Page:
NOTE: This file is autogenerated from the Geomview manual.
For references to things not in this file, see the manual.
The manual is distributed in the "doc" subdirectory.
Mathematica Graphics in Geomview or RenderMan
*********************************************
Geomview comes with some Mathematica packages that let you use use
Geomview to display Mathematica graphics. Mathematica is a commercial
mathematical software system available from Wolfram Research, Inc.
There are two ways to do this.
1. Use Mathematica to write a graphics object to a file in OOGL format
or in RIB format.
2. Use Geomview as the default display for all 3D graphics output in
Mathematica.
You can also use these packages to save Mathematica graphics in
RenderMan (RIB) format.
Since the format of Mathematica graphics objects is different from the
OOGL formats, both of these methods involve translating Mathematica
graphics to OOGL format. Geomview is distributed with a Mathematica
package which does this translation. Before doing either of the
above you must install this package.
Using Mathematica to generate OOGL files
========================================
The package `OOGL.m' allows Mathematica to write graphics objects in
OOGL format. To use it, give the command `<< OOGL.m' to Mathematica to
load the package. The `WriteOOGL[FILE,GRAPHICS]' command writes an OOGL
description of the 3D graphics object GRAPHICS to the file named FILE.
This package also provides the `Geomview' command which sends a
3D graphics object to Geomview. The first time you use this command
it starts up a copy of Geomview. Later calls send the graphics to the
same Geomview. There are two ways to use the `Geomview' command.
`Geomview[GRAPHICS]'
Sends the 3D graphics object GRAPHICS to Geomview as a geom named
`Mathematica'. Subsequent usage of `Geomview[GRAPHICS]'
replaces the `Mathematica' object in Geomview with the new
GRAPHICS.
``Geomview[NAME,GRAPHICS]''
Sends the 3D graphics object GRAPHICS to Geomview as a geom named
NAME. You can use multiple calls of this form with different
names to cause Geomview to display several Mathematica objects at once
and allow independent control over them.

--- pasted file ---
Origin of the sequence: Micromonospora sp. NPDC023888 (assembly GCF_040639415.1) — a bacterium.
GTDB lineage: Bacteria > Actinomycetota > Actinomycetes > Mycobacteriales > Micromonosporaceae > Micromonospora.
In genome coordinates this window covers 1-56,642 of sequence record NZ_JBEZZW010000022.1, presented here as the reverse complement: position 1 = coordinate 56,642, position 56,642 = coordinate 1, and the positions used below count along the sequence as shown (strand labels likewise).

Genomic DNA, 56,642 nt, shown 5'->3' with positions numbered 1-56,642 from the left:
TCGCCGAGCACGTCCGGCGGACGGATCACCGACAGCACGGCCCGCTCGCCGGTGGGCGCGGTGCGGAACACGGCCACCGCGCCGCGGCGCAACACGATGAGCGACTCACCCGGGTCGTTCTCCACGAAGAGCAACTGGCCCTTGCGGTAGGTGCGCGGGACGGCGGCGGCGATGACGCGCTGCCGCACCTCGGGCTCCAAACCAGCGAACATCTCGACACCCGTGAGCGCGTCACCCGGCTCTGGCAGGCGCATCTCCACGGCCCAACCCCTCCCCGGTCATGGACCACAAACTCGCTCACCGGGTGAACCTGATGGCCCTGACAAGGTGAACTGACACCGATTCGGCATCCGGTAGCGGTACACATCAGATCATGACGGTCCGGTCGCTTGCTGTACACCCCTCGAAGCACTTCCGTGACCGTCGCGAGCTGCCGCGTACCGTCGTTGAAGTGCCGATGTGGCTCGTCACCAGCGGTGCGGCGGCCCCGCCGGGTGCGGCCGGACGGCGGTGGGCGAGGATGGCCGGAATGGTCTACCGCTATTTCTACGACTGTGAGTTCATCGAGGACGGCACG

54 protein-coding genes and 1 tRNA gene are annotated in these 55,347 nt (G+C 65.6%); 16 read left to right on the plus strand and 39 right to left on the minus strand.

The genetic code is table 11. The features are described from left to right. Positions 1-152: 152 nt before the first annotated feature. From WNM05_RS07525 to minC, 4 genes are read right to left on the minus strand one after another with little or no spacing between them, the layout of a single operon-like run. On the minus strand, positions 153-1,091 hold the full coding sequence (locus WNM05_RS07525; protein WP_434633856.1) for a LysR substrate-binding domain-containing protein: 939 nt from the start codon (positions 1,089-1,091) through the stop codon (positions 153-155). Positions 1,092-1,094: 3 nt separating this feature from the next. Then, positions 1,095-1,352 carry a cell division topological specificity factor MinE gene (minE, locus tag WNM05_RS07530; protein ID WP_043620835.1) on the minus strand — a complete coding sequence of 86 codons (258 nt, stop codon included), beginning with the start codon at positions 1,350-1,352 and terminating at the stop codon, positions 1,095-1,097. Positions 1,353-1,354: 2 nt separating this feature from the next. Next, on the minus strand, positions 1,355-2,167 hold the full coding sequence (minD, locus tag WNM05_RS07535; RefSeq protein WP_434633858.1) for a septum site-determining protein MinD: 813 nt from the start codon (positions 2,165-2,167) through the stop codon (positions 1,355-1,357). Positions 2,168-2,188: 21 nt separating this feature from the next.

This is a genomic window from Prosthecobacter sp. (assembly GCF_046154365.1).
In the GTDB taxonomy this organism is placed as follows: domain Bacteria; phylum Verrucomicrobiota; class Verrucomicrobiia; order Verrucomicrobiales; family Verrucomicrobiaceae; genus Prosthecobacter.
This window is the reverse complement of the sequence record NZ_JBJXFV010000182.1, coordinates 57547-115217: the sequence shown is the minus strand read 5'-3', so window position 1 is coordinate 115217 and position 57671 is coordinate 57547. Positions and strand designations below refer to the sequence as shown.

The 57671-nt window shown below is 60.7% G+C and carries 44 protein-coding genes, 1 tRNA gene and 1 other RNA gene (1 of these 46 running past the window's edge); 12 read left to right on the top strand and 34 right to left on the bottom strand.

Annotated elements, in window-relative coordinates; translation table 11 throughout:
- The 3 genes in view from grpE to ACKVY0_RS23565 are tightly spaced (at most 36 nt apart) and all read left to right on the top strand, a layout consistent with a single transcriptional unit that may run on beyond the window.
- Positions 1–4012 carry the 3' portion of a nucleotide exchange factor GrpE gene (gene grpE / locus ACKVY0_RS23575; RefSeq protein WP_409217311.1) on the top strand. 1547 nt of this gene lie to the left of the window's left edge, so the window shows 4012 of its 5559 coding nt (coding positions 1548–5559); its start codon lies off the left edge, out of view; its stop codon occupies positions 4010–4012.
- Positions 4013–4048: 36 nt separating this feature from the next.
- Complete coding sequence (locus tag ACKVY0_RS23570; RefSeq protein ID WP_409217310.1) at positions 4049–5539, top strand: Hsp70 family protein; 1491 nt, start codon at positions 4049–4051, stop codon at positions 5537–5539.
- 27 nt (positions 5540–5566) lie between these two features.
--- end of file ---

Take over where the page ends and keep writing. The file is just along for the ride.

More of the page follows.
% math
Mathematica 2.0 for SGI Iris
Copyright 1988-91 Wolfram Research, Inc.
-- GL graphics initialized --
In[1] := <"riemann"] This displays the
graphics `%3' on the remote host named `riemann'.
`Geomview' recognizes the string `"local"' as a value for
`$DisplayHost'; it forces the graphics to be displayed on the local
machine.
In addition to knowing the name of the machine you want to run Geomview
on, the `Geomview' needs to know the type of that machine (SGI or NeXT).
By default, `Geomview' assumes that it is the same kind of computer as
the one you are running Mathematica on. The `MachType' option lets you
explicitly specify the type of the `DisplayHost' computer; it should be
one of the strings `"sgi"' or `"next"'.
You can use `SetOptions' to change the default `DisplayHost'
and `MachType'. For example,
In[4] := SetOptions[Geomview, DisplayHost->"riemann",
MachType->"sgi"] arranges for `Geomview' to run Geomview on an SGI
workstation named `riemann'.
Transporting Mathematica Files to Geomview by Hand
--------------------------------------------------
The auxilliary function `WriteChunk' is for those who can only use
Mathematica on a non-Unix machine (Mac, PC) or a Unix machine that is
not on a network with an SGI or NeXT. `WriteChunk[FILE, GRAPHICS]'
generates a file named FILE which contains the graphics object GRAPHICS
in the format accepted by `math2oogl'.
You can transfer that file to a computer that has Geomview installed on
it and then use the programs `math2oogl', `oogl2rib', and
`geomview' directly from the shell. These programs are distributed
in the `bin/sgi' (on SGIs) or `bin/next' (on NeXTs)
subdirectory of the Geomview directory, and may have been installed so
that they are on your `path'.
In[1]:= < mma.oogl
to convert it to the OOGL file `mma.oogl' which you can then view
using Geomview. This is the equivalent of the `WriteOOGL' command.
For a result equivalent to the `Geomview' or `Show'
commands, type
math2oogl -togeomview Mathematica geomview < mychunk
The `WriteRIB' command can be emulated from the shell as
math2oogl < mychunk | oogl2rib -n mma.tiff
Details of the Mathematica->Geomview Package
============================================
The `OOGL.m' package uses the external program `math2oogl' to
convert `Graphics3D' objects to OOGL format, because a compiled
external program is able to do this conversion many times faster than
Mathematica.
The converter will sometimes handle colored SurfaceGraphics objects
correctly that Mathematica does not handle correctly, which means that